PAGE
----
White House Staffer Resigns Amid Probe
Saturday, March 29, 2008
A mid-level White House staff member has resigned after informing officials of allegations that he misused federal grant money for personal gain before he joined the government, a White House official said yesterday.
Felipe Sixto quit as special assistant to President Bush on March 20 after learning that the nonprofit Center for a Free Cuba planned to take legal action against him, said White House spokesman Scott Stanzel. Sixto was chief of staff at the Washington-based group for about three years before joining the White House's Office of Intergovernmental Affairs last July.
The matter has been referred to the Justice Department, and the inspector general at the U.S. Agency for International Development, the source of the grant funds, was investigating as well, Stanzel said.
"The president was notified about this," Stanzel said. "He thought the proper actions were being taken and the matter should be appropriately investigated."
Sixto, 28, did not return two telephone messages left yesterday at his home in Frederick.
Neither the White House nor the nonprofit would discuss specific allegations, how much was allegedly misused or how it was used.
Sixto's resignation comes on the heels of another mid-level staff member's abrupt departure from the White House. Special assistant Tim Goeglein resigned Feb. 29 after acknowledging that he had plagiarized material for a newspaper column.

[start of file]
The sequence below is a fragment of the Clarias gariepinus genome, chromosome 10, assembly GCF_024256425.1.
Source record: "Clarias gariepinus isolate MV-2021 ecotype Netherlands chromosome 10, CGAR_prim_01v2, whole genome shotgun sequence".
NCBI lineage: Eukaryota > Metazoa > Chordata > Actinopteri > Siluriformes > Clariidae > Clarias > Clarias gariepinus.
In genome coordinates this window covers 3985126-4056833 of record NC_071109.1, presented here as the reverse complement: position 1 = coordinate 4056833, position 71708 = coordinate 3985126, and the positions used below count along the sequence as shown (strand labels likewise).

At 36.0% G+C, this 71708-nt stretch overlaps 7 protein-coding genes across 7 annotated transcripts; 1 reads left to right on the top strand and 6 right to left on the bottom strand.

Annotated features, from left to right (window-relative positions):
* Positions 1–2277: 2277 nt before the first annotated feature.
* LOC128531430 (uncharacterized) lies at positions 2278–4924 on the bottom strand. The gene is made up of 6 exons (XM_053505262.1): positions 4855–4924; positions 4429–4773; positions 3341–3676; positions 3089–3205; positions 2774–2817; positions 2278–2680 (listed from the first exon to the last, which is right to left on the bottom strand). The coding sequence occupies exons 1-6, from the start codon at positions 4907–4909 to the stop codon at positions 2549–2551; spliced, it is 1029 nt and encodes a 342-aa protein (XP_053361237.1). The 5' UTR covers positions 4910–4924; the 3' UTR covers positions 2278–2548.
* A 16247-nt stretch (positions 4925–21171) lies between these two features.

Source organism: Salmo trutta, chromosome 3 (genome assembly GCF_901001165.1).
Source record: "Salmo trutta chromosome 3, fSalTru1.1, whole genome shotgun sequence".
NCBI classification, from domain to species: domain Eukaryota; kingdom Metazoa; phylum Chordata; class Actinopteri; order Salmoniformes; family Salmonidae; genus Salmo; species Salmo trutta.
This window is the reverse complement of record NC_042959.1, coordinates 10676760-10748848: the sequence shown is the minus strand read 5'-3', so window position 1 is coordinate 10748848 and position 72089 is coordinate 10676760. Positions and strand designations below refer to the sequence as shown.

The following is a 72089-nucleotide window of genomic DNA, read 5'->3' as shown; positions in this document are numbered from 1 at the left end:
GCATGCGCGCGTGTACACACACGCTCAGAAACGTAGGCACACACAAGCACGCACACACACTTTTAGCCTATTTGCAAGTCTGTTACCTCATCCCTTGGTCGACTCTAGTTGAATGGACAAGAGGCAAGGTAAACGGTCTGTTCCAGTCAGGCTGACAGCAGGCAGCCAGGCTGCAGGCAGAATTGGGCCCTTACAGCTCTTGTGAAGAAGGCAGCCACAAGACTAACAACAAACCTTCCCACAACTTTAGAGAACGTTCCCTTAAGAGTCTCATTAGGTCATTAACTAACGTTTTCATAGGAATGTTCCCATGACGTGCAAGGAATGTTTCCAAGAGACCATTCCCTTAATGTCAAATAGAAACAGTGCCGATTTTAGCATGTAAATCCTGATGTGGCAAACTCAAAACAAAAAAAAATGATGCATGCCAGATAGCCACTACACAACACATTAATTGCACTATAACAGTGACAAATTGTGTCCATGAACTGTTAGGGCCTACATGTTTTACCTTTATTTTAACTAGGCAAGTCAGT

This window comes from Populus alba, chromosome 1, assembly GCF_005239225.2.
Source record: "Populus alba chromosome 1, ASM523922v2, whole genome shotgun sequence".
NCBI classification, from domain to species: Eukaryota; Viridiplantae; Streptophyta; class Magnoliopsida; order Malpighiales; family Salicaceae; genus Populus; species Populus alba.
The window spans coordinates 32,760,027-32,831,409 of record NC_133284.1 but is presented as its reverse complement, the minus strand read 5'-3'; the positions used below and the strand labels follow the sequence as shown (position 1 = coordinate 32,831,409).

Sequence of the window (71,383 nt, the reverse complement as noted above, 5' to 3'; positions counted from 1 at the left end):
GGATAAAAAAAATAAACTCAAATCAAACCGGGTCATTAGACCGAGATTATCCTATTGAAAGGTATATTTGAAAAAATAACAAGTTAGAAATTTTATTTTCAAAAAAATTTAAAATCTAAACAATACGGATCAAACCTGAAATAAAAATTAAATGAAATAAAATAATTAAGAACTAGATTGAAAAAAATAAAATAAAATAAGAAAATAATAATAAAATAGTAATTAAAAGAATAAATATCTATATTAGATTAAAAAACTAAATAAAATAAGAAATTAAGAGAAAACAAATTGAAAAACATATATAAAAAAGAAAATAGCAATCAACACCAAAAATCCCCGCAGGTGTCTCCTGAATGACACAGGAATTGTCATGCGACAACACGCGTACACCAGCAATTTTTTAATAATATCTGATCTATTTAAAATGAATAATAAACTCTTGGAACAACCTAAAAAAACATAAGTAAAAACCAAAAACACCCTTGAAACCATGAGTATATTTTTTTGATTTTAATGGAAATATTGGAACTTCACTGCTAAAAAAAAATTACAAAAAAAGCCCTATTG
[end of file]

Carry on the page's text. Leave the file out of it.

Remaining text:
Sixto was the Bush administration's liaison with state lawmakers and minority advocacy groups on issues involving Cuba, Puerto Rico, the environment, health, transportation, energy and labor, Stanzel said. He was promoted to special assistant on March 1.
The Center for a Free Cuba learned of the allegations in January and alerted USAID and began an internal investigation, said Frank Calz¿n, the group's executive director.
Calz¿n said the group, established in 1997, has received federal funding for 11 years to help promote human rights and democratic ideals in Cuba. The grant money, about $2.3 million in the most recent year, helps pay for travel and supplies such as books, medicine, clothing and shortwave radios, he said.
"We welcome the investigation," Calz¿n said. "We want to get to the bottom of it."